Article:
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them, made proselytes, made enemies, were admired, and were laughed at. Coleridge was too much alone in the world now for any one to care what practicable future he relinquished for a vain and visionary scheme. But Southey had a rich aunt who turned her back upon him, and the Somersetshire father of Burnet was not so well content with farming as to approve of it in its newest disguise. The positions and prospects of certain of the proselytes are not ascertainable, but we know that a manservant of Southey's angry aunt belonged to the little band. This leal fellow, Shadrack by name, had “a prime hot berth" of it after his apostasy had become known, and when one night Southey was turned out of doors in the wet, he said: “Why, sir, you be’nt goin' to Bath at this time o' night, and in this weather !” The trusty soul was rewarded with true Pantisocratic fraternity. In a very large hand, Coleridge-Logician, Metaphysician, Bardwrote these touching words : “ SHAD GOES WITH US : HE IS MY BROTHER !” One cannot resist the conclusion that in the fiery furnace of their enthusiasm, there sometimes flickered a tiny jet of conscious travesty.
Coleridge returned to Cambridge to keep the Michaelmas Term. Back in his rooms at college he writes : “Since I quitted this room what and how important events have been evolved! America ! Southey ! Miss Fricker!... Pantisocrasy! Oh, I shall have such a scheme of it! My head, my heart, are all alive." During the remainder of the term his head was not only alive, but as sore as that of a bear in its cage. He left Cambridge towards December, and went up to London. There he met Dyer, author of "Complaints of the Poor,"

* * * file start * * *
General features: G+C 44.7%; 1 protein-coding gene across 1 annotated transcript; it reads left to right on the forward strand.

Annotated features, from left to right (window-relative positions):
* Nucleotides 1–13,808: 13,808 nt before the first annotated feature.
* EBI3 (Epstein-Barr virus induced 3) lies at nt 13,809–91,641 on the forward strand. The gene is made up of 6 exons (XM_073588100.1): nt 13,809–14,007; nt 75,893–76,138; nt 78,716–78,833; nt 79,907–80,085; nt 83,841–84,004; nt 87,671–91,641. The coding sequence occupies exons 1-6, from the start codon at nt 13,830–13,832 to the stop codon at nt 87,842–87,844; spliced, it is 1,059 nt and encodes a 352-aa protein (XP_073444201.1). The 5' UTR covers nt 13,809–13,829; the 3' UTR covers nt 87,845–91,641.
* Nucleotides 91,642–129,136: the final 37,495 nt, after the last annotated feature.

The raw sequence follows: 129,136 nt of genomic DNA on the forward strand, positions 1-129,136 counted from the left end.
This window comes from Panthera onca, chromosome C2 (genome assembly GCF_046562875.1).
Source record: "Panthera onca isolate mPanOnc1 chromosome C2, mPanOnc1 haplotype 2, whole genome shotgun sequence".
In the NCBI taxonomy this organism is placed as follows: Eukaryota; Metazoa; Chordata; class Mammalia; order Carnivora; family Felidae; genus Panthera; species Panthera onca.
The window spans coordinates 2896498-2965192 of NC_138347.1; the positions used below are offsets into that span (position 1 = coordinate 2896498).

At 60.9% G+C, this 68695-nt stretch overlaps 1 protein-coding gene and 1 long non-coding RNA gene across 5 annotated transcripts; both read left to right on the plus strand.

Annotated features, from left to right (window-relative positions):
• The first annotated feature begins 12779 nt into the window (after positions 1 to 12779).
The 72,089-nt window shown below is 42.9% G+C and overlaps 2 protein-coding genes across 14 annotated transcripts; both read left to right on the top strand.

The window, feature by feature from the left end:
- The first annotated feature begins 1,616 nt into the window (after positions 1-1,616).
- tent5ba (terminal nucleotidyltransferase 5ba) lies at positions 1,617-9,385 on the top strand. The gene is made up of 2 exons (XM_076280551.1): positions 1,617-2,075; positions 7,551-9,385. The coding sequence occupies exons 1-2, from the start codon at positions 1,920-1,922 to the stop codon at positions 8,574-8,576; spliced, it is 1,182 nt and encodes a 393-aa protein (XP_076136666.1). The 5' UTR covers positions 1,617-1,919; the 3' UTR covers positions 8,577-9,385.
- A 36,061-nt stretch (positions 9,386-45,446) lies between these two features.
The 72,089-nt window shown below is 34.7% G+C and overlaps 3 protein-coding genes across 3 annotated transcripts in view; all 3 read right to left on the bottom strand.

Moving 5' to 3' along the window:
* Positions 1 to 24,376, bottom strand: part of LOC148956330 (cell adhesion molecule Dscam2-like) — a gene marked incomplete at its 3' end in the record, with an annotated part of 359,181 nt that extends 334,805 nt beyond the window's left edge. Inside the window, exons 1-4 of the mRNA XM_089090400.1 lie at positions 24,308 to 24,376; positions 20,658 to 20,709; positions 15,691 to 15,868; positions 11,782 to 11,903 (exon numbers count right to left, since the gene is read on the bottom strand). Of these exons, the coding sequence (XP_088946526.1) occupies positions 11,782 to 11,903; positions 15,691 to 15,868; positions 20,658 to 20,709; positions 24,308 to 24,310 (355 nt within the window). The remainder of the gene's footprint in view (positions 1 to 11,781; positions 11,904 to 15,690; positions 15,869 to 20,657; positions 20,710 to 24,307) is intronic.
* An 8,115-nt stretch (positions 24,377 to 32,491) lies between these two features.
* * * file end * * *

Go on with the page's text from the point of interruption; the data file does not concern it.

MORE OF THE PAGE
and found him an eager partizan. Dyer was enraptured with the system, pronounced it impregnable, and believed that his friend, Dr. Priestley, would join the Pantisocritans. He does not appear to have mentioned a desire to join them himself. One great stride was now madethe place of settlement in the New World was decided upon. “Every night,” wrote Coleridge, “I meet a most intelligent young man, who has spent the last five years of his life in America, and is lately come from thence as an agent to sell land. He was of our school. I had been kind to him ; he remembers it, and comes regularly every evening to benefit by my conversation,' he says. He says £2,000 will do ; that he doubts not we can contract for our passage under £400; that we shall buy the land a great deal cheaper when we arrive in America than we could in England; or why,' he adds, 'am I sent over here?' That twelve men may easily clear three hundred acres in four or five months; and that for six hundred dollars a thousand acres may be cleared, and houses built on them. He recommends the Susquehanna from its excessive beauty and security from hostile Indians. . . . That literary characters may make money there, etc., etc. The mosquitos there are not so bad as our gnats, and after you have been there a little while they don't trouble you.”